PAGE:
31.07.2014 29 °C
Gondal was originally a hundred square mile state, comprising of four towns and more than 175 villages, Gondal today is just a small town and all it has to show for it's stately history is a nineteenth century Riverside Palace, which was once the residence of the Gondal Yuvraj (Crown Prince) and the Orchard Palace, which is the hotel we are staying in, which is in the palace estate. We have stayed in a few palaces in the last few weeks and this one may be the best. The hotel houses a collection of vintage and classic cars (post 1910) a royal rail carriage, which smells of moth balls and some horse-drawn carriages.
The hotel seems to be exclusively run by this couple; one seems to do most of the work and the other seems to do very little, but look pretty. By way of a change, we are the only guests in the hotel and if we order food, they have to get it from the palace. Natalie and I joke that the hotel is actually closed and these two young men have broken in and are pretending to be the owners. We have set up a whole scenario around them and of their antics and it makes us laugh, especially as they keep filling the roles we have set for them. The worker at the moment is setting the table and the other is preening himself at the desk.
This morning (although Natalie and I are absolutely full of cold, and Bill is at the fever stage) we went to a 'factory' that made homeopathic medicine. We were shown around and it was really very interesting. We were shown the different stages and we now realise why homeopathic medicines are so expensive as some take years to make. The ingredients in some of the remedies were rather strange, there were metals in many of them (thus, they were unable to export to the UK) and in one room there was an awful smell of ammonia (Bill left very quickly) and we found out the main ingredient was cow urine! We met the doctor, who owned the business, which was set up by his grandfather and we had a long chat with him. After the pharmacy we went to the Royal Palace, we were all pretty unimpressed, especially as we were been shown around by a moody teenager, who spent the whole time texting his friends and even asked to take a picture of us, which he then sent to his friends. Inside the palace is a small Muslim temple and there was a family worshipping there and when Bill passed them, they offered him a drink, people are so nice.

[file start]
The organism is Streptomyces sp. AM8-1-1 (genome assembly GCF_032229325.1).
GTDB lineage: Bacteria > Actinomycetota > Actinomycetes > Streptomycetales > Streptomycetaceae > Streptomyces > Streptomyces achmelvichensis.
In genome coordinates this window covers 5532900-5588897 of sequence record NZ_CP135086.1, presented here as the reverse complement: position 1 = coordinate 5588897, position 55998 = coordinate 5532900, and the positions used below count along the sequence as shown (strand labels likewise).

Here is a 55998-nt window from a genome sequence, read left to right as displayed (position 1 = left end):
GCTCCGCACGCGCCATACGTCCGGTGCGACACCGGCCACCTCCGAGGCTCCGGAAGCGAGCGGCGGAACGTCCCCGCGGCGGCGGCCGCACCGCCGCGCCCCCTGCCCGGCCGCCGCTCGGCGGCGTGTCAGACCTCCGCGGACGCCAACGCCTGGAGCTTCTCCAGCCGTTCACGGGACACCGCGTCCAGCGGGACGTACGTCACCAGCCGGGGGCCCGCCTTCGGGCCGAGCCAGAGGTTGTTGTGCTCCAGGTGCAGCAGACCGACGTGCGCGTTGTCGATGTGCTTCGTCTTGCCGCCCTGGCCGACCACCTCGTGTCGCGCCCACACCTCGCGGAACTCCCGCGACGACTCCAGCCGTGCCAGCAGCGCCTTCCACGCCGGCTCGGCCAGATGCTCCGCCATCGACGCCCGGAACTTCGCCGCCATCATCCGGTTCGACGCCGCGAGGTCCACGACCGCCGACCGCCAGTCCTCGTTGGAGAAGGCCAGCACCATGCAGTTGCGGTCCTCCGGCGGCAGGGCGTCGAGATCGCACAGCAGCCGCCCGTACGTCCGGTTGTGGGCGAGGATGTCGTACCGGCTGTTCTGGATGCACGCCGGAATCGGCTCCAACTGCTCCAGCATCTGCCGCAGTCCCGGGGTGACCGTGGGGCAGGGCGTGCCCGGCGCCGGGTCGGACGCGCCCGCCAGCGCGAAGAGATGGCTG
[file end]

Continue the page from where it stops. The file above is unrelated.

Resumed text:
The best part of the day was going to a Khadi cotton factory, where the ladies were sat at their looms making cotton material. The noise in the room, was soo loud and nobody had any ear protectors on. The ladies (there were some young girls in there, who looked like they should be at school), were all happy to see us. We have more or less seen the whole process of cotton production in recent weeks. Gujarat, has cotton growing in the fields, we saw the cotton been put onto reels, today we saw the ladies make the white material and in Surat at the fabric market, we saw hundreds of buyers, buying the white material, so they could print their designs. It made me feel very humble, watching all their hard work, especially as we had just purchased a shirt for the equivalent of four pounds. The shop attached to the factory was excellent and we soon had armfuls of purchases.
After a good snooze this afternoon, we are ready for invalid food....soup and French fries, strangely enough our illness has not stopped us drinking beer. One of the hotel 'owners' just told us that we have brought them luck, as it has been raining all afternoon; everywhere we go Bill and I seem to bring monsoon rains, we think we should hire ourselves out.